Autumn Greeting Apples
Inventory, lb : 0
The Autumn Greeting apple is on the large side, conical in shape with some ribbing. The color of the skin is a greenish-yellow overlaid with a pink-red or dark-red blush, commonly with streaking. The skin of the Autumn Greeting also has lenticels, and some fruits have russeting in the stem well. This variety is aromatic, with a sweet and tropical smell. The flavor of the Autumn Greeting mirrors the smell—rich and sweet, with tropical fruit notes such as pineapple. The sweetness is balanced with some tartness, and the flavor is more mellow than intense. The texture of the flesh is coarse, crisp, and juicy.
The Autumn Greeting apple is available during the spring and summer.
The Autumn Greeting apple is a flavorful variety of Malus domestica grown almost exclusively in Argentina. This variety is only available for a short period of time each year in the spring.
One medium-sized apple contains approximately 95 calories made up mostly of carbohydrates. Apples also contain fiber—both soluble and insoluble—beneficial for the intestinal tract and digestive system, along with vitamin C and other antioxidants, which are anti-inflammatory and good for the immune system.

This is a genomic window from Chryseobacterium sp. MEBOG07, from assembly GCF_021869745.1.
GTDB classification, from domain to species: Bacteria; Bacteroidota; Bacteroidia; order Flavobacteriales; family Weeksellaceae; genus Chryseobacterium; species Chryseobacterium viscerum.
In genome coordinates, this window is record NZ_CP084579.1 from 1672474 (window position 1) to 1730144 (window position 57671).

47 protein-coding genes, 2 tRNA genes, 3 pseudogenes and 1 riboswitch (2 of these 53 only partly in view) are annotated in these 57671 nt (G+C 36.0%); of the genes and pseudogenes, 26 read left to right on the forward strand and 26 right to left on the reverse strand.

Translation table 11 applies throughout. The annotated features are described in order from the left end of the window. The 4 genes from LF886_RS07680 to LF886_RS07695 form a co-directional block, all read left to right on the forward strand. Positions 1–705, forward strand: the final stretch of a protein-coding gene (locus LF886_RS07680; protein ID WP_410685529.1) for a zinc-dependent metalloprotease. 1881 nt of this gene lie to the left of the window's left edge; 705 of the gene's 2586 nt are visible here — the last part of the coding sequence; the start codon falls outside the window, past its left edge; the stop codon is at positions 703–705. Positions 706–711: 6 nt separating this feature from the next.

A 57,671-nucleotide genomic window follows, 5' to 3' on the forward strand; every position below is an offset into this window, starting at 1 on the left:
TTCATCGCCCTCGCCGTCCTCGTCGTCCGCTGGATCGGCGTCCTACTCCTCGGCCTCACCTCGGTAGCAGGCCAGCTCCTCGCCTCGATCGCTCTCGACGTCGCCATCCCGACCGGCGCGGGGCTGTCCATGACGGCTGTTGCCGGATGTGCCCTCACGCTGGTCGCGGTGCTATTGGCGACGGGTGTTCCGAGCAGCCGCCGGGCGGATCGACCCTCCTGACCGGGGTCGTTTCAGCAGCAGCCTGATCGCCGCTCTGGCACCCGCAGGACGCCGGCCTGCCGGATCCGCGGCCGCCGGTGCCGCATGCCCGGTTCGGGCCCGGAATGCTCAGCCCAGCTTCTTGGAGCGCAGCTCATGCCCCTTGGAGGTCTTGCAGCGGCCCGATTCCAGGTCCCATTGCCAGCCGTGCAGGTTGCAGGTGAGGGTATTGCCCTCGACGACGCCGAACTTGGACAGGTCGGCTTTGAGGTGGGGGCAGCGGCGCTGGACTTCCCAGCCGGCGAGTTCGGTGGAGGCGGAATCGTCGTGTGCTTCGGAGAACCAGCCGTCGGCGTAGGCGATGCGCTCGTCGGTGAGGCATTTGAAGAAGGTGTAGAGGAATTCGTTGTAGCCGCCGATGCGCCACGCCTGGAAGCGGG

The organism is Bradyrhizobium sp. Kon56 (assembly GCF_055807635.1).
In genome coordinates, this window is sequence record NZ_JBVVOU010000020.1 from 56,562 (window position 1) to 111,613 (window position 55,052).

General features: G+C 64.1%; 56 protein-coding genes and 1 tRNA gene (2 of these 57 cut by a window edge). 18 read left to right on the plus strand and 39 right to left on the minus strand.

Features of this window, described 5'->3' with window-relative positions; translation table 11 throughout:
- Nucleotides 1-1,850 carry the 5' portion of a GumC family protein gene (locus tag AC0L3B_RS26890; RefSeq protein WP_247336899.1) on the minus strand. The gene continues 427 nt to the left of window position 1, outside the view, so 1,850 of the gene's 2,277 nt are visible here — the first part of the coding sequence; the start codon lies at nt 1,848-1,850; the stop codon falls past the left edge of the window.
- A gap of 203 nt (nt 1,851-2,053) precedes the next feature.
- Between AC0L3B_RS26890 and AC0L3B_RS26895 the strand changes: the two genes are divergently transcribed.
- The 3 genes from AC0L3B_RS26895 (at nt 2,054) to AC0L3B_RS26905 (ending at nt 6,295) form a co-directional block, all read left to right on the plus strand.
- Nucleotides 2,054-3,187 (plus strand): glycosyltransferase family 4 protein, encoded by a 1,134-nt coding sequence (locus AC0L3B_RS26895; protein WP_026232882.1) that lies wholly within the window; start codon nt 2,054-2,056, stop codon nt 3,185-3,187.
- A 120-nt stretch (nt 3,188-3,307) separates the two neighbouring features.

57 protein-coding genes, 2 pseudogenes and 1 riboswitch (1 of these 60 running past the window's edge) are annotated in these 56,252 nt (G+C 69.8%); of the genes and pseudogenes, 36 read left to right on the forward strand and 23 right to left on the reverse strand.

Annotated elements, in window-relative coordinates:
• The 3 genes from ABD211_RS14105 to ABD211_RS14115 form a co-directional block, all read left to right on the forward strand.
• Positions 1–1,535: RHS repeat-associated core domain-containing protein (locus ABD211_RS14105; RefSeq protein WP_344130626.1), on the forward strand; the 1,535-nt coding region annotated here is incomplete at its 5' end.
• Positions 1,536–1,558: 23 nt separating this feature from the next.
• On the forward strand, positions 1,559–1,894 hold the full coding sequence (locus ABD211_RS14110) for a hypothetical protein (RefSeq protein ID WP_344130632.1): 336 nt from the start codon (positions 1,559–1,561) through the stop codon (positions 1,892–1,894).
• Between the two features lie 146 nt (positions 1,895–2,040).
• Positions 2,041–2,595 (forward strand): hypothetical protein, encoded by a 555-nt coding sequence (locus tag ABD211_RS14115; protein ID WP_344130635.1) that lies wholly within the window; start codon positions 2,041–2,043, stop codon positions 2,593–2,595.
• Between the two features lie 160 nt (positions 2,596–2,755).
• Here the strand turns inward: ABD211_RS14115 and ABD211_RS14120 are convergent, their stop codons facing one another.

Apples such as the Autumn Greeting have multiple applications. Keep whole to enjoy fresh out-of-hand or slice and share. Dice for green salads or add to creamy chicken or Waldorf salads. Slice for apple pies or tarts. The old-fashioned apple flavors compliment baked goods like cakes or muffins with classic apple spices such as cinnamon, nutmeg, and ginger. Store apples in a cool, dry location such as the refrigerator.
The name “Autumn Greeting” may seem counterintuitive since this variety is available in the late spring and summer in the United States. However, the Autumn Greeting apple is from Argentina, located in the southern hemisphere where seasons are flipped from the northern hemisphere. In the areas where they’re harvested, May is actually in the fall rather than the spring.
The Autumn Greeting apple is primarily grown in Argentina, making it a fairly rare variety. Argentina has a history of apple growing, particularly in the Alto Valle region, which took off in the 1960s and 1970s. Other common apples grown in Argentina include Red Delicious, Golden Delicious, Granny Smith, and Gala. Approximately half of Argentina’s apple production is consumed in the country and half exported to other countries such as Brazil, Russia, and the US.